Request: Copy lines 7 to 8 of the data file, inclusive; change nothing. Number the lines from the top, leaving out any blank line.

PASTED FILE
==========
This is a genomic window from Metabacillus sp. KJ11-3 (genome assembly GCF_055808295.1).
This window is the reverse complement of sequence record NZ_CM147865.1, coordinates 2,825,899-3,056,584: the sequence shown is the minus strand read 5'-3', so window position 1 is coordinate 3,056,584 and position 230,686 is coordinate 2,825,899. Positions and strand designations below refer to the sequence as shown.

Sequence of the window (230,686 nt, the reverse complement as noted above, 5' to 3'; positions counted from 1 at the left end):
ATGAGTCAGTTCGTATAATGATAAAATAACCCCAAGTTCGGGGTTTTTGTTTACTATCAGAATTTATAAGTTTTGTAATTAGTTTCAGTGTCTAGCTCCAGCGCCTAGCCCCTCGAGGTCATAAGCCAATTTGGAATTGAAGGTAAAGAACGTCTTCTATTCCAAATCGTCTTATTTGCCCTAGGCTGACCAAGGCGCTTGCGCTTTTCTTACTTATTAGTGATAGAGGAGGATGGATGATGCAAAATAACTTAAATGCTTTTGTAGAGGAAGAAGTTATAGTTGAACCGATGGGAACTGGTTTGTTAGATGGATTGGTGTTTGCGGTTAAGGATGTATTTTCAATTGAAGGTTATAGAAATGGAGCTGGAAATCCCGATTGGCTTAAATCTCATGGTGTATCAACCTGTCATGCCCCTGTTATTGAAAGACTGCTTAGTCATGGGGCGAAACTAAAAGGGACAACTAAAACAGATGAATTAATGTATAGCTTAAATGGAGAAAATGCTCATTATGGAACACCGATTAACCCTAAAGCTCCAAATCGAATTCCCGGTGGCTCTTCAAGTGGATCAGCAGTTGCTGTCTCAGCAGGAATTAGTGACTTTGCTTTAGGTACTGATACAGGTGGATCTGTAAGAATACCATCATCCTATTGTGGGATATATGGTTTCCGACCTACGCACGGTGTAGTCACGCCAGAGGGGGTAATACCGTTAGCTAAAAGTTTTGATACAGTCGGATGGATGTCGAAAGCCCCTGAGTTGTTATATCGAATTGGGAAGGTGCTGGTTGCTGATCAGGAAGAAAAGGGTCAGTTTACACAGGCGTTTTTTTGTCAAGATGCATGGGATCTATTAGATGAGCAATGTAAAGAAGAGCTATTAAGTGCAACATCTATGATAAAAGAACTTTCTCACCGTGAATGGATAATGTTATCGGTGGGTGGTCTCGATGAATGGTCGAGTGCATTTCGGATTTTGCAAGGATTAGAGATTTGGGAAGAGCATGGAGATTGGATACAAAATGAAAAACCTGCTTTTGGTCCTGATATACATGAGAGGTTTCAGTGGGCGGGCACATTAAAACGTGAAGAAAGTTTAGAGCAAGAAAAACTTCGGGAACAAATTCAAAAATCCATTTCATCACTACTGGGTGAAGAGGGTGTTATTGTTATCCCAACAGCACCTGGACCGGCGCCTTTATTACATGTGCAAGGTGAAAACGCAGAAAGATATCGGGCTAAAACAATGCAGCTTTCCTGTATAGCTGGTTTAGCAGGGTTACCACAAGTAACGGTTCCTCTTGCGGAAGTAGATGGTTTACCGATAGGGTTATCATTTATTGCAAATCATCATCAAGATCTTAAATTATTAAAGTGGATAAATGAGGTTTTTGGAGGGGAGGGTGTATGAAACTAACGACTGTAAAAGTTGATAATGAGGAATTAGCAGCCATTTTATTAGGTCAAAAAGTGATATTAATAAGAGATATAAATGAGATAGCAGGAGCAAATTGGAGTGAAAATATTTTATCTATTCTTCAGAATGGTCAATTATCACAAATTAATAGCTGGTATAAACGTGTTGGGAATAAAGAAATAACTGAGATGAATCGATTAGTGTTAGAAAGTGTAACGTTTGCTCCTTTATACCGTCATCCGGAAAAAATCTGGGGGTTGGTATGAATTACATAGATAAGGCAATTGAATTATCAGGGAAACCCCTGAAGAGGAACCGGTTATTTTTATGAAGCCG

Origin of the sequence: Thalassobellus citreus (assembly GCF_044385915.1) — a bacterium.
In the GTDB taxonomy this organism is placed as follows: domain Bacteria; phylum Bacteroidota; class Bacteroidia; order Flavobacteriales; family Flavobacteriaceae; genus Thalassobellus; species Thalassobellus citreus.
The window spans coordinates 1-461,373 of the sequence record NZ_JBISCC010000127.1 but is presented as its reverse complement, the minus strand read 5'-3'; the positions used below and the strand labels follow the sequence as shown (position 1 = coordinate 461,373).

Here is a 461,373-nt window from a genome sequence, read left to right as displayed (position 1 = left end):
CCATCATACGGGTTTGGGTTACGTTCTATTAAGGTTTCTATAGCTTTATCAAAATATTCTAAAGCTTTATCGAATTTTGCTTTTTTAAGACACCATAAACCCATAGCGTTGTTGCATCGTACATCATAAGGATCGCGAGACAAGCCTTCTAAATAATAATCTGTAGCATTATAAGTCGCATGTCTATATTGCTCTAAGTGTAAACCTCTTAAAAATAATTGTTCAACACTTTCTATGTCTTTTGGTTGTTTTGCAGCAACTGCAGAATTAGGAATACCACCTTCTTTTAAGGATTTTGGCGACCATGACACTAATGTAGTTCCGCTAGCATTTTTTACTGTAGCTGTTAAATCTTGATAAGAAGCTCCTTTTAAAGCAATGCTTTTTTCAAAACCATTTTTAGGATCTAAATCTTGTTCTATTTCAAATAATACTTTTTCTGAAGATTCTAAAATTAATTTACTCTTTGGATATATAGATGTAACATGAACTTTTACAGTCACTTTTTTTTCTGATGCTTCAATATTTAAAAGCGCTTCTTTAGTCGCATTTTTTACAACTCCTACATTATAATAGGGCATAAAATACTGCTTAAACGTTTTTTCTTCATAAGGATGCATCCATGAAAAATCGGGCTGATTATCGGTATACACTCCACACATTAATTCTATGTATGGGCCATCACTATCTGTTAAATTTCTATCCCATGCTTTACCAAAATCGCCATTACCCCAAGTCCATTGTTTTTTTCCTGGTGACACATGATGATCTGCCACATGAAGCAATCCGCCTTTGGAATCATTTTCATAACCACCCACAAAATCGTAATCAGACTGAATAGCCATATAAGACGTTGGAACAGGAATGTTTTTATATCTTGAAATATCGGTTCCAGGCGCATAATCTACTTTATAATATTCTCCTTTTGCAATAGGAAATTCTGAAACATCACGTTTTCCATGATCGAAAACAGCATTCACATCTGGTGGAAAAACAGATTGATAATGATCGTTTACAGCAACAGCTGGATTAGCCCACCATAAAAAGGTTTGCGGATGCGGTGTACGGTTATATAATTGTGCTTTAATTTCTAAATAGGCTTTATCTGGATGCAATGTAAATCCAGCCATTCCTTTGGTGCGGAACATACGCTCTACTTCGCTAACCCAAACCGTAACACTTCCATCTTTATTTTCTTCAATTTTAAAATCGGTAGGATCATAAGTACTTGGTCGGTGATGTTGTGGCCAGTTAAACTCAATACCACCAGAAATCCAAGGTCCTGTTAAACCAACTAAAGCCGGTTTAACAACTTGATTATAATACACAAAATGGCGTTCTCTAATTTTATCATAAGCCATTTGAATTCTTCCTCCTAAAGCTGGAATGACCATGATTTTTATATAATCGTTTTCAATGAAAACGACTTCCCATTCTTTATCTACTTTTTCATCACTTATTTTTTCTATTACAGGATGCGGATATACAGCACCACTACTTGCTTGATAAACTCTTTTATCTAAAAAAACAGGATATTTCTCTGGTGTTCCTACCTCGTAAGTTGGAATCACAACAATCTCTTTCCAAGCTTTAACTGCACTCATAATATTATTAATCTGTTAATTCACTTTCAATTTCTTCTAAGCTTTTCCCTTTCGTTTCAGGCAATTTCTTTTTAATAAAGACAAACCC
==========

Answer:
The window spans coordinates 1-461,373 of the sequence record NZ_JBISCC010000127.1 but is presented as its reverse complement, the minus strand read 5'-3'; the positions used below and the strand labels follow the sequence as shown (position 1 = coordinate 461,373).

Here is a 461,373-nt window from a genome sequence, read left to right as displayed (position 1 = left end):